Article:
When the New York Television Festival started 11 years ago, YouTube was still not much more than an experiment, the broadcast business was still mostly booming, and cable TV had yet to succumb to the laws of gravity (what goes up must come down).
More than a decade on, the TV industry is in a state of no small upheaval. YouTube is now a buyer of TV content, and every digital outlet seems to be going into scripted development. Far from making this kind of festival obsolete, NYTVF founder Terence Gray told Variety, the massive increase in distributors is just expanding the roster of festival partners looking to snap up promising pilots.
Jax Media is one of the production companies behind “Full Frontal With Samantha Bee,” “Broad City” and “Inside Amy Schumer,” and Anonymous Content has scored big with hacker thriller “Mr. Robot” on USA.
“The one thing that’s been very nice is the engagement this year, it’s way up,” Gray said.
The 2016 NYTVF kicks off Monday, Oct. 24 with a session on comedy with Evan Shapiro, NBCUniversal’s EVP of digital enterprises and the mind behind comedy subscription service Seeso, at the Helen Mills Theater in Manhattan. Over the course of six days, luminaries like Mitch Hurwitz, Ray McKinnon and Lena Dunham will discuss their craft, and eager producers will show off their pilots and meet with development executives in the hope of snagging a series commitment.
The 63 pilots dubbed official selections for the festival’s Independent Pilot Competition come from both newcomers like Uttera Singh and old TV hands like Keith Powell (Toofer from “30 Rock”).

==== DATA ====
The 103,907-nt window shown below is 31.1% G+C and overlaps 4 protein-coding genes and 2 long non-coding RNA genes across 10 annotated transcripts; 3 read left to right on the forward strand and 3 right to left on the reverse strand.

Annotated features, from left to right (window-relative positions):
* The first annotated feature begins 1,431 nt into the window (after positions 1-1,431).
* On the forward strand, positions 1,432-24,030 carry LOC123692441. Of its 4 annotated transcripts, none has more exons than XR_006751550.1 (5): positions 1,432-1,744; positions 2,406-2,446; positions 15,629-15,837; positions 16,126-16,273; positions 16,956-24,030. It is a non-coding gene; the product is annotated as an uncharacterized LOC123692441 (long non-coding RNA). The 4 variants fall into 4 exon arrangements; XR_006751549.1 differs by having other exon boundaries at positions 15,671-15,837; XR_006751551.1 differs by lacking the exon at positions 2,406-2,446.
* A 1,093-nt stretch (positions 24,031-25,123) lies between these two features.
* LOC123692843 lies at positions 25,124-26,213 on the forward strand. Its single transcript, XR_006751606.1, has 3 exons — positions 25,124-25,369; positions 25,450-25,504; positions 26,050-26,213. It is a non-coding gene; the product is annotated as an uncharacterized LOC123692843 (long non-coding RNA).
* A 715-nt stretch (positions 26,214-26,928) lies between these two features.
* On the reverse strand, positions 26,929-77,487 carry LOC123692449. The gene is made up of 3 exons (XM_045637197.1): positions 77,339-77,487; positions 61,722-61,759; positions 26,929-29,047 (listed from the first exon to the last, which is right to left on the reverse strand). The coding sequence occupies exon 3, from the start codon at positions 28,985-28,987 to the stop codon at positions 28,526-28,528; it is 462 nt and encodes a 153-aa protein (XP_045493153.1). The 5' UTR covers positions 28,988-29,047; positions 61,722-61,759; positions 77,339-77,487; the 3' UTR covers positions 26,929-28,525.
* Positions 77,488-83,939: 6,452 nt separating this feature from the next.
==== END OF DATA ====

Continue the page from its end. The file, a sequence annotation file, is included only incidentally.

But while the goal for these creators used to be limited to linear TV, changing distribution norms mean a series order from Seeso can be just as valuable to a producer. “We went from, in 2005, having very traditional networks as partners, to having multiple partners that are digital platforms,” Gray said. “Our goal is always to be on the bleeding edge of where content is going.”
Gray has seen a change as well where the content of said content is concerned. “There’s been a shift away from the more broad setups that we were used to 15 or 20 years ago into very individualized voices,” he said, ticking off examples like FX’s “Louie” and series on Seeso. “That’s very liberating as a creator.”
What’s helped that shift along has been not just the models set by shows like “Louie” or Comedy Central’s “Broad City,” but the fact that anyone can post their content anywhere: producers can now be their own networks, as well, distributing via YouTube or Facebook or Twitter or Vimeo or even Amazon, now.
Even so, most of those creators want to partner with someone a little bigger to help get them the distribution and budget their shows need, and that’s where Gray sees NYTVF’s value: bringing not just exposure, but real connections with the industry.